manner he did and as a mitigating factor for sentencing.

6.4

Examples of motive include greed, hatred, revenge, envy, jealousy, love,


compassion, thrill or fun, bragging or showing off skills.

TOPIC THREE: CRIMINAL LIABILITY AND ANTICIPATORY OFFENCES


1.0

Types of criminal liability

1.1

There are many types of liability in criminal law which is discussed below:

1.2

Strict liability This is a situation where the offence does not require the mens
rea. The accused may be convicted of a crime even though he is not to be
blamed.

1.3

Vicarious liability A person may be liable for the conduct of another person.
For example, in an employment situation, an employer would be liable for the
criminal acts of his employees.
In a consumer sale, for example, a shop-owner may be guilty of selling goods
with false trade description even though the employee is selling them at the shop.
The employee can be charged as an abettor or sometimes as a joint principal
offender.

1.4

Corporate liability Companies can be convicted for the acts of its servants or
agents who have the authority to act on their behalf. Under the Organic theory
in the case of Bolton v Graham (1957), there are certain person who controls and
direct the affairs of the company and when they are acting on the companys
business, they are assumed to be the company for this purpose.

1.5

Joint liability A person may become criminally liable for the act of someone
else if it is shown that he and that other person have either a common intention or
a common purpose to commit the crime.
Section 34 PC when a crime is committed by a group of people to further their
common intention, each person in that group is liable as if the act is committed by
him alone. Section 34 does not require proof that any particular accused was
responsible for the commission of the offence.
Cases have shown that there must be a pre-arranged plan or prior planning
(Mahbub Shah v Emperor 1945) by the accused persons and that all the accused
person must participate in the crime (Kumar Ghosh v Emperor 1925). However,
in order to participate, it is not necessary that the accused be physically present at
the scene of the crime (Jai Krishandas v State of Bombay 1960).

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ANTICIPATORY OFFENCES
2.0

This part will discuss the three types of offences that may be involved in
process of committing the crime. These are:
2.0.1 Attempt
2.0.2 Abetment
2.0.3 Conspiracy

2.1

Attempt

2.2

There are three structures of attempt provisions in the Penal Code


2.2.1
2.2.2
2.2.3

2.3

the

Full offence & attempt in same section (e.g., sec 121 pc);
Full offence & attempt in different sections (e.g., in
murder- s. 302 & 307);
Section 511

Meaning of attempt
In Houghton v Smith [1975] the court held that offence must be more than a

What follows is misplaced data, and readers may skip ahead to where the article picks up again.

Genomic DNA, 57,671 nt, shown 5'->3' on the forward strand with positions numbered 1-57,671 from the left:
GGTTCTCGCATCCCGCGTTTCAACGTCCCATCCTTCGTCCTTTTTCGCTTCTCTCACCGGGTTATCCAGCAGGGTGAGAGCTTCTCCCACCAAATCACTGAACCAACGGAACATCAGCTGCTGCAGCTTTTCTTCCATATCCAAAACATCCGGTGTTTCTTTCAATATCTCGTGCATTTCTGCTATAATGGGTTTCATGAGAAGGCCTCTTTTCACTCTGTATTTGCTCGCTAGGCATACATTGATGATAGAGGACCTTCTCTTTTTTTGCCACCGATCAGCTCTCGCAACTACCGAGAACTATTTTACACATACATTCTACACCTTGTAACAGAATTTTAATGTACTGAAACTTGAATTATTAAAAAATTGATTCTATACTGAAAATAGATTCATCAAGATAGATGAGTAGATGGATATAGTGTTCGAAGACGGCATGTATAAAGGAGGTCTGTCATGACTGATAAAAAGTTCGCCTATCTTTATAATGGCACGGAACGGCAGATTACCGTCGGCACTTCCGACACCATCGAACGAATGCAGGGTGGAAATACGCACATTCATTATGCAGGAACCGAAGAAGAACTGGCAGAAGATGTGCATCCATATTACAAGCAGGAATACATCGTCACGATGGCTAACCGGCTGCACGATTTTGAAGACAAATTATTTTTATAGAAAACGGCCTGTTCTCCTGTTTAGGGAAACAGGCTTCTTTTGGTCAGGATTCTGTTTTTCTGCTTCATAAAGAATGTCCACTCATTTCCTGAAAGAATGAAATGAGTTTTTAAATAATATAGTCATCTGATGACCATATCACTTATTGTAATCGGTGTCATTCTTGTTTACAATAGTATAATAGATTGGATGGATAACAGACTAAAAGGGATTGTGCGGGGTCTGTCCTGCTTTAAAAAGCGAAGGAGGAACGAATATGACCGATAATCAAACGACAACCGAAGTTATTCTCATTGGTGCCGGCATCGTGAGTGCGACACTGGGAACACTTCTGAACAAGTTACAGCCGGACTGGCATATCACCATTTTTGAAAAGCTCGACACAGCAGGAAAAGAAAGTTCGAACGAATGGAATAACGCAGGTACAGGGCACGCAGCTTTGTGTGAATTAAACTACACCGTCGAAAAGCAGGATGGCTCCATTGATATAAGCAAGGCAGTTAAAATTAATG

preparation, it must not be remotely connected to the offence and must be
proximate/sufficiently close to the offence.

2.4

Physical impossibility
There may be some situations where the accused will be criminally liable for
attempting to commit the crime even though it is physically impossible to commit
the crime. For example, illus (b) S.511PC provides that the accused may be liable
for attempted theft when he puts his hands in the victims pocket but did not find
anything to steal.

2.5

Legal impossibility
The accuseds act is not a crime if he did the act not knowing that the property he
intended to steal is his own.

2.6

Mens rea for attempt


For the accused to be guilty for attempting to commit an offence under section
511 PC the prosecution must show that the accused intends to commit the full
offence.

3.0

Abetment

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3.1

Under section 107 PC, the abetment can be done by:


3.1.1 Instigation
3.1.2 Engaging in conspiracy
3.1.3 Intentionally aiding the commission of the act

3.2

Instigation by the accused may include the situation when he is actively


stimulating, suggesting, inciting, encouraging another accused person to commit
the crime (PP v Datuk Harun Idris 1979).

3.3

Abetment by aiding.

3.3.1

The accuseds act may either be positive act of assistance or negative


act/omission;
3.3.2 The accused must have substantially assists the principal offender;
3.3.3 The accused did the act/omission voluntarily;
3.3.4 The accused did the act/omission prior to or at the time of the crime;
3.3.5 The accused must have the intention to aid. Mere knowledge of the
circumstances is not enough (

3.4

The accused may be guilty of abetting a crime under section 108 PC under these
situations:
3.4.1 abetment of illegal ommission is a crime
3.4.2 abetment for an act which in fact is not committed is also a crime
3.4.3 when the person he abetted is incapable of committing the offence
(children or lunatic)
3.4.4 abetting another person to abet a crime is an offence (a incite b to incite c
to kill d)
3.4.5 the abettor engages in a conspiracy in order to further commit the crime.

4.0

Conspiracy

4.1

Under section 120A PC conspiracy means a group criminality, whereby


criminal liability is attached although the ultimate harm which is planned has not
been committed. The main ingredient of the offence is the agreement, concert or
league between two or more people.

4.2

Kok Wee Kiat v KL Stock Exchange Bhd [1979] held that conspiracy is an
agreement of 2 or more people to do an unlawful act or to do a lawful act by
unlawful means

4.3

Conspiracy continues as long as the conspirators remain in agreement; and as long


as they are acting in accord to further the purpose of the agreement.